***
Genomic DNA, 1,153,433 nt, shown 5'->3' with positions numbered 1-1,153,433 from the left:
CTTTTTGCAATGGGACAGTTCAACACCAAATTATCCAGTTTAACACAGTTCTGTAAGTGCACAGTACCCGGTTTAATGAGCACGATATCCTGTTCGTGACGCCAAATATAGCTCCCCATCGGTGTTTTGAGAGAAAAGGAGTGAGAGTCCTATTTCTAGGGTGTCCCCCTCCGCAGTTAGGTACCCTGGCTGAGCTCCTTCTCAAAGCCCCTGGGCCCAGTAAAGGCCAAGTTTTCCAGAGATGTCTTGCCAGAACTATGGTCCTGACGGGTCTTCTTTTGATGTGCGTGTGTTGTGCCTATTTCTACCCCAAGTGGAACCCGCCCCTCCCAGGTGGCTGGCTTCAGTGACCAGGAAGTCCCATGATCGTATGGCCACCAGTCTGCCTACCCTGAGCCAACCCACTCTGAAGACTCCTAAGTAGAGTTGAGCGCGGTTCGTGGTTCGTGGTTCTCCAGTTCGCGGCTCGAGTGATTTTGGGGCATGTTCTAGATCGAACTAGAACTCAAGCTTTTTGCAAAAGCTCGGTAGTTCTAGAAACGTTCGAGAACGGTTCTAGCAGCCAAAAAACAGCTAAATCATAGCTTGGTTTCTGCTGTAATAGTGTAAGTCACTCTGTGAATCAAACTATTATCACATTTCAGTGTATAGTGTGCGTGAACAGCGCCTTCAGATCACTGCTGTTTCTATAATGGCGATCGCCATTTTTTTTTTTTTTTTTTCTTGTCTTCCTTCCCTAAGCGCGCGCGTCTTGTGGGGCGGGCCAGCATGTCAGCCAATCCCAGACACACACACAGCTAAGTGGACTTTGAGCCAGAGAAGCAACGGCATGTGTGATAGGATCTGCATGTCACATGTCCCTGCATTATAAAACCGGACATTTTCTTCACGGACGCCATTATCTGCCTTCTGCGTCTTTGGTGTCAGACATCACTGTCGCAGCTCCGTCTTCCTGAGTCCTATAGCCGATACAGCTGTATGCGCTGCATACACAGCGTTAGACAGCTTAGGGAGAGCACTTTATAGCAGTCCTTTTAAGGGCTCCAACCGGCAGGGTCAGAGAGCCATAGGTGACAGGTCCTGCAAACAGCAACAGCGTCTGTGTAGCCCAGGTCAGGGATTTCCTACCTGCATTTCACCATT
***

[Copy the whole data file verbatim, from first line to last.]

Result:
Genomic DNA, 1,153,433 nt, shown 5'->3' with positions numbered 1-1,153,433 from the left:
CTTTTTGCAATGGGACAGTTCAACACCAAATTATCCAGTTTAACACAGTTCTGTAAGTGCACAGTACCCGGTTTAATGAGCACGATATCCTGTTCGTGACGCCAAATATAGCTCCCCATCGGTGTTTTGAGAGAAAAGGAGTGAGAGTCCTATTTCTAGGGTGTCCCCCTCCGCAGTTAGGTACCCTGGCTGAGCTCCTTCTCAAAGCCCCTGGGCCCAGTAAAGGCCAAGTTTTCCAGAGATGTCTTGCCAGAACTATGGTCCTGACGGGTCTTCTTTTGATGTGCGTGTGTTGTGCCTATTTCTACCCCAAGTGGAACCCGCCCCTCCCAGGTGGCTGGCTTCAGTGACCAGGAAGTCCCATGATCGTATGGCCACCAGTCTGCCTACCCTGAGCCAACCCACTCTGAAGACTCCTAAGTAGAGTTGAGCGCGGTTCGTGGTTCGTGGTTCTCCAGTTCGCGGCTCGAGTGATTTTGGGGCATGTTCTAGATCGAACTAGAACTCAAGCTTTTTGCAAAAGCTCGGTAGTTCTAGAAACGTTCGAGAACGGTTCTAGCAGCCAAAAAACAGCTAAATCATAGCTTGGTTTCTGCTGTAATAGTGTAAGTCACTCTGTGAATCAAACTATTATCACATTTCAGTGTATAGTGTGCGTGAACAGCGCCTTCAGATCACTGCTGTTTCTATAATGGCGATCGCCATTTTTTTTTTTTTTTTTTCTTGTCTTCCTTCCCTAAGCGCGCGCGTCTTGTGGGGCGGGCCAGCATGTCAGCCAATCCCAGACACACACACAGCTAAGTGGACTTTGAGCCAGAGAAGCAACGGCATGTGTGATAGGATCTGCATGTCACATGTCCCTGCATTATAAAACCGGACATTTTCTTCACGGACGCCATTATCTGCCTTCTGCGTCTTTGGTGTCAGACATCACTGTCGCAGCTCCGTCTTCCTGAGTCCTATAGCCGATACAGCTGTATGCGCTGCATACACAGCGTTAGACAGCTTAGGGAGAGCACTTTATAGCAGTCCTTTTAAGGGCTCCAACCGGCAGGGTCAGAGAGCCATAGGTGACAGGTCCTGCAAACAGCAACAGCGTCTGTGTAGCCCAGGTCAGGGATTTCCTACCTGCATTTCACCATT